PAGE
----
I was shocked to see that out of all the “value” reassertion that is occurring among the next generation conservatives, mindless statism and prejudice against is not one of those values and a live-and-let-live ethic exists in its place. It’s about time. The only consistent conservatism was the one that called for limited government and the live-and-let-live ethic.

From OpinionJournal:

Right on Campus: Conservatives begin to infiltrate the left’s last redoubt.
The protests shocked the mainstream press, but to close observers of America’s college scene lately they came as no surprise. For decades, conservative critics have bemoaned academe’s monolithically liberal culture. Parents, critics note, spend fortunes to send their kids to top colleges, and then watch helplessly as the schools cram them with a diet of politically correct leftism often wholly opposed to mom and dad’s own values.

But the left’s long dominion over the university–the last place on earth that lefty power would break up, conservatives believed–is showing its first signs of weakening. The change isn’t coming from the schools’ faculty lounges and administrative offices, of course. It’s coming from self-organizing right-of-center students and several innovative outside groups working to bypass the academy’s elite gatekeepers.

The number of College Republicans has almost tripled … to to 1,148 today, with 120,000-plus members … Other conservative organizations, ranging from gun clubs (Harvard’s has more than 100 students blasting away) to impudent newspapers and magazines, are budding at schools everywhere–even at Berkeley, crucible of the 1960s’ student left. And right-of-center speakers invited by these clubs are drawing large and approving crowds.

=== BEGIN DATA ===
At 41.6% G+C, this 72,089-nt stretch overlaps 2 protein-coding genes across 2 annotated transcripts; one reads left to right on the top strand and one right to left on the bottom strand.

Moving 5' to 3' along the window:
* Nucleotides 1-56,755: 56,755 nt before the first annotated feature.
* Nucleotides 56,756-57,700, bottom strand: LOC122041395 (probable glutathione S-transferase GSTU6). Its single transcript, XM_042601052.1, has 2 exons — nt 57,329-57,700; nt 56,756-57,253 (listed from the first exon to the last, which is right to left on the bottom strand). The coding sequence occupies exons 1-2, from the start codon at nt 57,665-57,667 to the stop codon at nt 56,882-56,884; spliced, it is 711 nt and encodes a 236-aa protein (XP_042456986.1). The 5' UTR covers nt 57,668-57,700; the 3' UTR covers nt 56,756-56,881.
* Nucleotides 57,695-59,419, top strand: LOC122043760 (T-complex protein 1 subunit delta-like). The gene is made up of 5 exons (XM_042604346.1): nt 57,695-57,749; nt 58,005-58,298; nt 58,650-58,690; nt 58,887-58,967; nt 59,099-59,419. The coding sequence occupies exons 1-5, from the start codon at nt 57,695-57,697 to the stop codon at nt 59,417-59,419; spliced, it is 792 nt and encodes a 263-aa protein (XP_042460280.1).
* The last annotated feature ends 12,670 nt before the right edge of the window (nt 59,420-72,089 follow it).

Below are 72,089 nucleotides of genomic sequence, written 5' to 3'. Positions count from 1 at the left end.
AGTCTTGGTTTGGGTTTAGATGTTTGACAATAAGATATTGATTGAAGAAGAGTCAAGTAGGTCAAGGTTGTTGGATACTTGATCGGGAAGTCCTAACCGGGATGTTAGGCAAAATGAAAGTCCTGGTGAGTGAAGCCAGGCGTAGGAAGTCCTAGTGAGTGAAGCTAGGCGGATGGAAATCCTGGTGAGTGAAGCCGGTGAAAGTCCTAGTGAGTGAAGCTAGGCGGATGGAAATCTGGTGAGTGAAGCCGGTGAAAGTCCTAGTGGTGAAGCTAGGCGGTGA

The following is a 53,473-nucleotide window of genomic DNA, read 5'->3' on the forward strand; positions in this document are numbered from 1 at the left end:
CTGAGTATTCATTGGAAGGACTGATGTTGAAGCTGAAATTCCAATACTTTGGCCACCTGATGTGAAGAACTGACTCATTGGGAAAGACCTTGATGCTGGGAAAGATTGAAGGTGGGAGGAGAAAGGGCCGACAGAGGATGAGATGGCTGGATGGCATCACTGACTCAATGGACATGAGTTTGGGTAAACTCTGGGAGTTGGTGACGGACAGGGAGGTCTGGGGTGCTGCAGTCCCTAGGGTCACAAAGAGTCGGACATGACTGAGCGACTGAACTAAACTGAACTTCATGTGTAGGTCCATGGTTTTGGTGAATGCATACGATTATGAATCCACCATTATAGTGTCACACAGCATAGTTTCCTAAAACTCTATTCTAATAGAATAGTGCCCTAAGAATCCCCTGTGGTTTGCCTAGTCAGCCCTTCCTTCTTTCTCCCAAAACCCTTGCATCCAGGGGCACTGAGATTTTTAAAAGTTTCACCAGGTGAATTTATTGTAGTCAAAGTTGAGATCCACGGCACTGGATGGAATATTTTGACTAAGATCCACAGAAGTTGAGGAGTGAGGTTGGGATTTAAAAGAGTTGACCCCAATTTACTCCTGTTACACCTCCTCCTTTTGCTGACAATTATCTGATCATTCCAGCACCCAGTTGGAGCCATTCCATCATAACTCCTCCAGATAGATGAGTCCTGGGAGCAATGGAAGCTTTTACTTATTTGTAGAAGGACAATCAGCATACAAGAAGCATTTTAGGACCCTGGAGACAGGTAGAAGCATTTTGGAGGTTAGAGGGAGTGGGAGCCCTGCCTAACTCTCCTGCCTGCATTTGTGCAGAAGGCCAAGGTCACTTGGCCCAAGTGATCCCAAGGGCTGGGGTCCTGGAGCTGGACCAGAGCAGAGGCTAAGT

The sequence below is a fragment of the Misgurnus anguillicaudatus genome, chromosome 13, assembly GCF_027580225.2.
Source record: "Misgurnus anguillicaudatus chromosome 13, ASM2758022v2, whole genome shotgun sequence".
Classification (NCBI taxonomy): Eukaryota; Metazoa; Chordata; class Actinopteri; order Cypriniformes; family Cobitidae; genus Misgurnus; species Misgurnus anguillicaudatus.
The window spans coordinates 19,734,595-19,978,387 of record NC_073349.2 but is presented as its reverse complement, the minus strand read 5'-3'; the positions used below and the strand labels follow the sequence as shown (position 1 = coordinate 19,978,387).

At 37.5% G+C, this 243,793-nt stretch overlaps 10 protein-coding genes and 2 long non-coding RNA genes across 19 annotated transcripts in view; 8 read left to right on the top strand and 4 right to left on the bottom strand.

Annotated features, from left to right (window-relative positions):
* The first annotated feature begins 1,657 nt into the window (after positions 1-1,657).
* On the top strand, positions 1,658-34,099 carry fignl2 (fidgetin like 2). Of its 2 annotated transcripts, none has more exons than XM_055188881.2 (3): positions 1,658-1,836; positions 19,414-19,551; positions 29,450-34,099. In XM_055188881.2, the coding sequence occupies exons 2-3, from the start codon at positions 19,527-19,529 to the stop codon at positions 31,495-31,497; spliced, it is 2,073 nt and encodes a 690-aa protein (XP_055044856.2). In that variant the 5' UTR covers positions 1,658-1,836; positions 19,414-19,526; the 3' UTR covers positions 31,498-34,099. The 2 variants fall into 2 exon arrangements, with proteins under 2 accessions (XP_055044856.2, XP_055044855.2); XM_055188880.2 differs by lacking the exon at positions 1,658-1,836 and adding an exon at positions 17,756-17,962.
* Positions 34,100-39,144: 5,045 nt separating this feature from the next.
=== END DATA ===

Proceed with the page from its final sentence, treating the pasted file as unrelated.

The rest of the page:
Many of the students, especially the women, value getting married and raising a family with a fervor that would thrill the Family Research Council. “I’m an old-fashioned girl,” avers Cornell’s Miss Stewart. “I think it’s wonderful when a mother can spend the majority of her time devoted to her child’s early years. I plan to do just that.” Reports University of Virginia sociology professor W. Bradford Wilcox: “My biggest surprise in teaching here is that I am coming across growing numbers of postfeminist college women. They tend to be very bright and–other things being equal–would normally gravitate to feminist academics.” Instead, Mr. Wilcox notes, they’re looking for “a sane path forward for the revival of courtship and family life.”